This is my favorite line from “happier”. Ultimately, the sunlight of the positive memories together will shine through the hurt and ugly moments of the breakups. It’s okay for there to be pain in friendship breakups. I’ve found the pain will eventually pass, the sharp initial pricks subsiding. In its place, I feel mainly nostalgia for that friendship and who I used to be at that time.

I recently heard a statement that helped ease the harsh feelings toward ex-friends. In the podcast, “We Could Be Friends”, one of the guests said, “Everyone’s life happens at a different pace.” I love the way she phrased this. It ties into my new understanding of how friendships work and explains why they sometimes have to end. We’re all constantly changing — that’s what makes life so exciting. With so much change, we should be constantly re-evaluating ourselves and our friends.

Friends are a mode through which we discover ourselves. With V, for example, I found aspects of my personality I hadn’t tapped into before. Around her, I was more outgoing and carefree — I loved certain parts that she brought out. At the same time, I began to recognize that my role in the friendship wasn’t healthy. V and I weren’t living our lives at the same pace anymore.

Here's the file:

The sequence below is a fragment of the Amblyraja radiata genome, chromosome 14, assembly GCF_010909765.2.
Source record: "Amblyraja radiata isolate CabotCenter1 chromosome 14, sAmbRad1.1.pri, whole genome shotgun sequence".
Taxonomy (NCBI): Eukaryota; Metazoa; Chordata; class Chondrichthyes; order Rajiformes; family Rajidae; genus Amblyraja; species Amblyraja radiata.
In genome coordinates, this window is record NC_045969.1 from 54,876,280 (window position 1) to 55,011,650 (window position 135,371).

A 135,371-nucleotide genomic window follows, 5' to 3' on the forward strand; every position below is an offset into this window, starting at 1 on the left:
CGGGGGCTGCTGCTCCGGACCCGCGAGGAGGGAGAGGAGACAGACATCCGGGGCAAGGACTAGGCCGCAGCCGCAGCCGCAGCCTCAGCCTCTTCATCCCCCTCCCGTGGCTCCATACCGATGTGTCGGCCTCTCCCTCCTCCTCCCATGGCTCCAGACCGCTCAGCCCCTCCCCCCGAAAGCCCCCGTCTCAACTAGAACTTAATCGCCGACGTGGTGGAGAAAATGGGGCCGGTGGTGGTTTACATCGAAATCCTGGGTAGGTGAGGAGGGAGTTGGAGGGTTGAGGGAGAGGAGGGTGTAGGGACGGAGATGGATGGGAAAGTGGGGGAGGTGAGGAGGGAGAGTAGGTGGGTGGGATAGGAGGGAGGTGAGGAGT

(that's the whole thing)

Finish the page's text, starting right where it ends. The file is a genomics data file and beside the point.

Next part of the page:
Once the chaos of ending the friendship with V calmed, I settled into a new version of myself. I realized I’d learned just as much in the friendship as I did in the harsh ending. Each friend breakup has been a necessary process in getting closer to finding who I am and who I want to surround myself with. 

While unpacking my emotions around friend breakups, I realize I’m feeling less sour feelings toward my ex-friends. Through Rodrigo’s songs and the podcast, I feel understood in my complicated feelings toward past friends. I recognize that it’s okay to lose friends. It’s okay to feel salty when they leave. It’s okay to go through life at your pace, which is sometimes separate from your friends’. 

I’m inspired by Rodrigo and We Could be Friends — they’re helping to open up the conversation around losing someone and the saltiness we feel in their absence. I want to continue validating everyone who’s gone through a friend breakup because they’re very painful and common, yet not discussed often. I hope this helps you reflect on whoever comes to mind when you hear “ex-friend.” I hope this helps you sort out feelings toward them and realize how much you’ve grown since that friendship. 

I hope you’re happier now.

Statement Correspondent Natalie Bricker can be reached at natbrick@umich.edu.